“That said, to achieve the right level of governance, it is important for multinationals to be in tune with their local markets. So, increasingly, we are seeing global corporates cut back to having two or three regional treasury centres. And if the Middle East and/or Africa is part of the company’s growth agenda, then Dubai is a great place to locate a treasury hub.”
Whist deciding to locate the regional treasury centre in Dubai rather than in Africa might provide numerous strategic advantages, it does not de facto solve the cash management challenges that treasury in Africa involves. Citi’s 2014 Treasury Diagnostics results reinforce that corporate treasurers have a “need for speed” real time treasury management, continued centralisation (efficiency and control) and an acute focus on risk management. As a result, real time and quality data analytics to help clients manage their business and assist with bank account rationalisation, control and visibility are critical. Aldred adds “Citi believes that mobile and tablet technology combined with integrated FX Payment solutions will drive value, efficiency and be extremely relevant for our clients as the treasury organisation continues to centralise and become even more efficient. This view is supported by our clients and the key treasury trends that we see.”
According to Gursel, some of the most common questions asked by Middle East corporates looking to do business in Africa revolve around: enhancing visibility with real-time balances; managing FX, country and counterparty risk; centralising payments and trade finance activity; domestic and regional cash concentration structures; compliance and control; and last but not least, connectivity standards and formats, such as XML and SWIFT.
“There is no one-size-fits-all approach to overcoming these concerns,” he adds. “The answers or solutions will certainly vary from company to company, and while I would encourage corporates to of course maximise their bank’s physical network, today it is critical to understand how SWIFT connectivity and sophistication is changing the tide with ‘virtual branches’ and how banks are enhancing the connectivity for our clients. And don’t settle for a piecemeal solution. Yes, achieving the right level of local capability is important, especially in Africa, but it is also important that your bank can deliver platform consistency across the region. Otherwise, the integration and efficiency benefits of setting up the regional treasury hub will be severely diminished.”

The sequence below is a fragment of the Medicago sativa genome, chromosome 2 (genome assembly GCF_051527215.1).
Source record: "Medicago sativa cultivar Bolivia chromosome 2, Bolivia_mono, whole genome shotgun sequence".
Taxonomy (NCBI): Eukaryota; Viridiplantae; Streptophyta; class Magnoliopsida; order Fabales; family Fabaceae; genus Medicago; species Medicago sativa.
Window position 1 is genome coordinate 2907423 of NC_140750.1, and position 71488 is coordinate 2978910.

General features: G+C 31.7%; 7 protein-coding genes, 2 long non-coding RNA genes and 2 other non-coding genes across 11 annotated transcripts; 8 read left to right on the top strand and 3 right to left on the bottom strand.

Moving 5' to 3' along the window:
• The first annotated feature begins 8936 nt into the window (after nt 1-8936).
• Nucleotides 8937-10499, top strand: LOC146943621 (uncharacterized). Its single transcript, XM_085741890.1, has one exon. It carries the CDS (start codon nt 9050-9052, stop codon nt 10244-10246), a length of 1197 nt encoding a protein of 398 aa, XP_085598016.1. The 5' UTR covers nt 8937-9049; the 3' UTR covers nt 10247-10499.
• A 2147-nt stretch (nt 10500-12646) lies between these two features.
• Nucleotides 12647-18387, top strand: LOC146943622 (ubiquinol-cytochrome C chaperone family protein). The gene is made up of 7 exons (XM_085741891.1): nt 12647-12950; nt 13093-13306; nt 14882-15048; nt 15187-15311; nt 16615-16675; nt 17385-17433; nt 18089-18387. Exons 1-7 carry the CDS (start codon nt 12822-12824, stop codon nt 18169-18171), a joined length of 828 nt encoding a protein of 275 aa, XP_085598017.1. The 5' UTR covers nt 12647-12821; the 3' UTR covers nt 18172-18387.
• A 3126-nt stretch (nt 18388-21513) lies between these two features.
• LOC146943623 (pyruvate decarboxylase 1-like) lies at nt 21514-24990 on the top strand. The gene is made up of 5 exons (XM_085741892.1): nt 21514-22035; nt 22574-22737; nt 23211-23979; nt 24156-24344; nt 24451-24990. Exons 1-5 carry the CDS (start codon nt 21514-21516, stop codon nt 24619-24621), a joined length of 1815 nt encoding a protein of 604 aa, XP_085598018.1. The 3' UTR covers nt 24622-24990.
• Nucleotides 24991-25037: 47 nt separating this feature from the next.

Chart 1: SWIFT traffic from Dubai to Africa
Seizing the opportunity
Embracing digitisation will also be key to making the most of the African markets, says Gursel. “After all, digitisation is changing the way everyone – businesses, governments, and consumers – handle financial flows.”
“Mobile banking, for example, has revolutionised financial inclusion, and trade dynamics, in Africa: in February 2015, mobile network operators in Kenya facilitated 80,000,000 payments to m-wallets, compared to 2,500,000 ACH payments via banks. Therefore, consumers, corporates and banks are all in an era of technology-adaptation in Kenya. From a treasury perspective, mobile payment approvals and authorisations are now available across Africa. And with electronic banking also available in every country, real-time visibility is achievable, and on a multi-bank basis in many instances.”
“As digitisation takes hold across Africa, the reliance on traditional bank branches is being challenged. Bricks and mortar presence is no longer a must-have and electronic formats are making for a much more efficient financial infrastructure,” explains Aldred. “Treasury centres have a similar opportunity to rationalise and streamline their operations, whilst also leveraging technology and innovation to gain visibility and manage cash and trade flows across Africa – all from the unique vantage point that Dubai affords.”